Impaired bus driver caught

A Kelowna Regional Transit bus driver received a 90-day immediate roadside prohibition after being caught Sunday afternoon driving a bus while impaired.

An investigation is underway to find out how a Kelowna Regional Transit bus driver was allowed to drink and drive.

The 52-year-old man was issued a 90-day immediate roadside prohibition after being caught driving the bus while drunk on Sunday afternoon.

At around 1:30 p.m., a bus passenger called the Kelowna RCMP concerned that the driver was driving erratically and might be impaired.

A police officer caught up with the bus at Highway 97 and Burtch Avenue and stopped it.

The driver exhibited several signs of impairment and was given, and failed, a roadside breath test.

"Fortunately, no one was injured during this incident," said Kelowna RCMP Cpl. Jocelyn Noseworthy.

"This passenger is commended for noticing an issue and reporting it immediately."

Because the driver was issued a 90-day immediate roadside prohibition, he will not be charged under the criminal code, according to Noseworthy.

The police are not releasing his name or his blood alcohol content.

The provincial government's website fact sheet on immediate roadside prohibitions states that a 90-day immediate roadside prohibition is issued under the Motor Vehicle Act when a driver fails a breath test with a blood alcohol concentration of over .08.

The 90-day prohibition on driving also includes a fine of $500 and mandatory referral to a remedial program, for which the driver has to pay a fee.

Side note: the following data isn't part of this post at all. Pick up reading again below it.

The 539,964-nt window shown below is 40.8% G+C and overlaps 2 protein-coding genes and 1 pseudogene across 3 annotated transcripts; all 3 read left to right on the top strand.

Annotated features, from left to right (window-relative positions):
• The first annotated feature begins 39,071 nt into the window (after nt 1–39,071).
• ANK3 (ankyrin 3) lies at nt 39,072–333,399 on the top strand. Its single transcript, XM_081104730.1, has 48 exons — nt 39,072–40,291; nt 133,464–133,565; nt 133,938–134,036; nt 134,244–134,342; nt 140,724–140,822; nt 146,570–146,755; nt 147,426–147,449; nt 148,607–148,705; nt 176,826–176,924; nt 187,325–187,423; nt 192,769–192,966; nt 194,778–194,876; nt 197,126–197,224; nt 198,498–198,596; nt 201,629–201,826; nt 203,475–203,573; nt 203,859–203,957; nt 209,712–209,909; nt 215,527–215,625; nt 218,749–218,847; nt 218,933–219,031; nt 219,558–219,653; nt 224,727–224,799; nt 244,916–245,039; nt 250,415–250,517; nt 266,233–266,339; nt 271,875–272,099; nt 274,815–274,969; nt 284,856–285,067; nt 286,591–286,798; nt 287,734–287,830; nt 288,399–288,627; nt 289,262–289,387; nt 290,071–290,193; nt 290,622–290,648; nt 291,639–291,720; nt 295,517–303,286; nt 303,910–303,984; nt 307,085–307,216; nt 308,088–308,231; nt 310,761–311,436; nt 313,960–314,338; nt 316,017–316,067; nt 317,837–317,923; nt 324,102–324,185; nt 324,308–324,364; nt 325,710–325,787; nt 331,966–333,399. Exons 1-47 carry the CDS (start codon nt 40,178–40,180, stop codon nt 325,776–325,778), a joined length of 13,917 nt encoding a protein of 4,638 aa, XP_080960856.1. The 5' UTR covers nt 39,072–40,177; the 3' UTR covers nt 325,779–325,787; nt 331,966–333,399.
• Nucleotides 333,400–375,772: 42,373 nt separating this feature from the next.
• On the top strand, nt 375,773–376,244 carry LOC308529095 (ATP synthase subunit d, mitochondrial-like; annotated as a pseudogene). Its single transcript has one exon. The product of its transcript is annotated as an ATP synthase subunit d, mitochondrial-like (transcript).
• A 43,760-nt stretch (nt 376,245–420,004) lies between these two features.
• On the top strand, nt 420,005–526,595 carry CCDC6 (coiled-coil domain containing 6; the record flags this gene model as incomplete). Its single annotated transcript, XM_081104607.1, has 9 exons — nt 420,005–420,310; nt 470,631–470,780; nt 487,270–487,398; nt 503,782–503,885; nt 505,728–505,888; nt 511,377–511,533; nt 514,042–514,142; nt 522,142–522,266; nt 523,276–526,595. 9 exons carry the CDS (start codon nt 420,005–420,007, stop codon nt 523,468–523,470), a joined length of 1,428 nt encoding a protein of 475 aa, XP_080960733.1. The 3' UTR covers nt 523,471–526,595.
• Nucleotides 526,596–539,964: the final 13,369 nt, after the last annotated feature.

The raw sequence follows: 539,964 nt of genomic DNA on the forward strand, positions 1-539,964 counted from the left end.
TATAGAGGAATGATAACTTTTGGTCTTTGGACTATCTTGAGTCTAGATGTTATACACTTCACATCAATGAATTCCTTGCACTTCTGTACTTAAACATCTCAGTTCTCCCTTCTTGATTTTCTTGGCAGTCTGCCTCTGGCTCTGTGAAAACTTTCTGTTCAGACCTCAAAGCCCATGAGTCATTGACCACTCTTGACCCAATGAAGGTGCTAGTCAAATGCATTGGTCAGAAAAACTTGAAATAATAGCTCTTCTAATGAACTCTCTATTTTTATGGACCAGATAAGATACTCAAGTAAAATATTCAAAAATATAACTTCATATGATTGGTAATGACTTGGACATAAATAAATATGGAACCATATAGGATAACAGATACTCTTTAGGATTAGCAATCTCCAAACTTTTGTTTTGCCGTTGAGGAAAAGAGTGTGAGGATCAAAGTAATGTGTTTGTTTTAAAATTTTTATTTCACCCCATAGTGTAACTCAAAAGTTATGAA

After 90 days of no driving, the driver has to apply for a new driver's licence from ICBC.

If granted that licence, it will be valid for two years, not the usual five years.

B.C. Transit only responded to requests by The Daily Courier on Monday via email.

"B.C. Transit is taking this matter very seriously and we immediately initiated an internal investigation with our operating company (First Transit, which runs Kelowna Regional Transit)," read the statement.

An internal investigation includes reviewing all details of the incident and proceeding from that point with suitable action.

"B.C. Transit has a fit-for-duty policy that we require operators and staff to follow and not to be impaired by any substance when behind the wheel working," said the statement.

B.C. Transit did not elaborate as to whether or not the fit-for-duty policy includes a third-party check of drivers before they start their shift.

The statement confirmed the driver is currently not working or driving a bus, but did not specify if the employee has been suspended, with or without pay, or if he is being disciplined in any other way.

"To respect privacy, we cannot speak to further human resource matters," said the statement.

"I can assure you we are taking this very seriously and talking all appropriate steps."

The statement also outlined that if First Transit needs any additional support for itself or staff it will get it from B.C. Transit.